and the MNR was in opposition. Indeed although politics in such a small population had an
undeniably cozy air, and politicians knew each other and their families personally and well,
politics was quite competitive in Baures, with rival blocs vying to unseat each other in local
elections. “There’s a lot of politics in this town,” said one observer, referring to how party
loyalties ran deep in local society. “Yesterday the people [at the village festival] were
absolutely divided by political party, each off to one side.”21 Not surprisingly, Baures had
the lowest rate of electoral absenteeism amongst the seven, at 24%. Perhaps as a result,
politics was not dominated by powerful economic or other interests, but was open to all and
represented a broad range of views. Indeed, in the previous election the MNR had co-opted
the indigenous vote by naming a Baureño to its party list.22 And unlike other municipalities,
as we shall see below, municipal councilmen did not cover up each other’s transgressions;
thus two MNR councilmen from the 1995 election had not yet been recognized, pending
allegations against them from the previous government. But despite political competition
that was often sharp, politicians managed to work relatively smoothly together, and it is
telling that Baures’ worst political conflict during this period came from the outside. This
happened when the (MNR) prefect unilaterally donated a generator belonging to the town of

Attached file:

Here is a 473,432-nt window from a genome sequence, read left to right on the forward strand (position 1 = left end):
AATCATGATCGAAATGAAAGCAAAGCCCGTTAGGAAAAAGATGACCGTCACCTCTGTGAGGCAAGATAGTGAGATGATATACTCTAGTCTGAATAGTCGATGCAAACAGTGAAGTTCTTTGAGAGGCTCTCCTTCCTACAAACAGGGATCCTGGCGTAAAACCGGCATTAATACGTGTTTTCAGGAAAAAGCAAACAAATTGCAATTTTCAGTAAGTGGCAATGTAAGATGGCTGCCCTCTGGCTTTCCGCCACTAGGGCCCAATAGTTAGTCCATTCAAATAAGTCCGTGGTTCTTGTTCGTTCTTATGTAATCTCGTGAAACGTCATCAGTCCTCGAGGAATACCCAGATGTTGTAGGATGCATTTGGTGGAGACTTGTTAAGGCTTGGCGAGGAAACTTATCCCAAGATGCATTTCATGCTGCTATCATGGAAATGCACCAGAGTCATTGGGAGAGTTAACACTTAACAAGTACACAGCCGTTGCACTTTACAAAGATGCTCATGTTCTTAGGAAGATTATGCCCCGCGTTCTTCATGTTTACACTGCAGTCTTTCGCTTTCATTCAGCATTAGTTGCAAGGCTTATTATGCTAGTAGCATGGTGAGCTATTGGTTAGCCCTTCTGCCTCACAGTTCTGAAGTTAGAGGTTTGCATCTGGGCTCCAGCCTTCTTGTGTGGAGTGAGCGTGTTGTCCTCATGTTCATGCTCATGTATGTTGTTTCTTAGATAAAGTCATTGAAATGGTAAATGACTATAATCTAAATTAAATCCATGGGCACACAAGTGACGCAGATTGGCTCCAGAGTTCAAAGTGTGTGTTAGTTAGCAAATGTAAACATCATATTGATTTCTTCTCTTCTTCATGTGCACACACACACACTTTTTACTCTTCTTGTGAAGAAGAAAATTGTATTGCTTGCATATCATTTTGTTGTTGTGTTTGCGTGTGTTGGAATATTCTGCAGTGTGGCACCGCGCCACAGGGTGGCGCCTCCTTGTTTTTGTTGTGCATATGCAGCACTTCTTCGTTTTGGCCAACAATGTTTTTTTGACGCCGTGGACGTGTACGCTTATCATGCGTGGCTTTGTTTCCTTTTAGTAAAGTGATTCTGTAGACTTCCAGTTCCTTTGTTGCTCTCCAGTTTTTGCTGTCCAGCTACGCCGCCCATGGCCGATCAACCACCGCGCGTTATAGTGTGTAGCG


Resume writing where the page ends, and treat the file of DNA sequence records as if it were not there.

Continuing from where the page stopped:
Baures to nearby El Cairo when the latter’s, used to pump water, broke down. The municipal
council and oversight committee intervened at the scene of a public commotion and
prevented him from doing so.23 Their action was widely applauded throughout the district,
even in the village of El Cairo.24
Guayaramerín, by contrast, suffered high rates of absenteeism and endemic interest-
group capture. Money politics dominated. Prominent businessmen – the spiritual
descendants of the cattle barons of the past – were firmly in control of the major political
parties, and through them local government, using their resources to fight elections and
expedite their political strategies. And once in power, officials and their businesses profited
from the contracts, contacts and policy-making powers that local government afforded to
further their business interests. Thus when the MNR sought to prevent the re-election of
Guayaramerín’s long-time ADN mayor, who had won the popular vote,25 it offered the MBL
councilman $30,000 for his vote. This councilman, an ex-priest of modest means, used the
money to buy a local television station, and so became one of Guayaramerín’s media
magnates.26 His vote elevated a prominent logging and timber merchant to the mayoralty of
a district that contained large tropical forests. But it is notable that these political dealings
occurred amongst individuals much more than amongst parties. Political alliances were
much the same. Indeed, during my stay the mayor and senior ADN councilman inaugurated
a new coalition between their respective parties with a karaoke duet in a local nightclub.
This broke up the previous MNR-MBL pact. But the local ADN chief was unconvinced.
“Ivan [the ADN councilman] and Tico [the mayor] don’t seem to belong to any party
anymore. They’re just looking to accommodate themselves.”27 Political competition in
Guayaramerín was the province of narrow interests – i.e. individual businessmen – vying for
control over the machinery of government and its policy-making. It was not a broader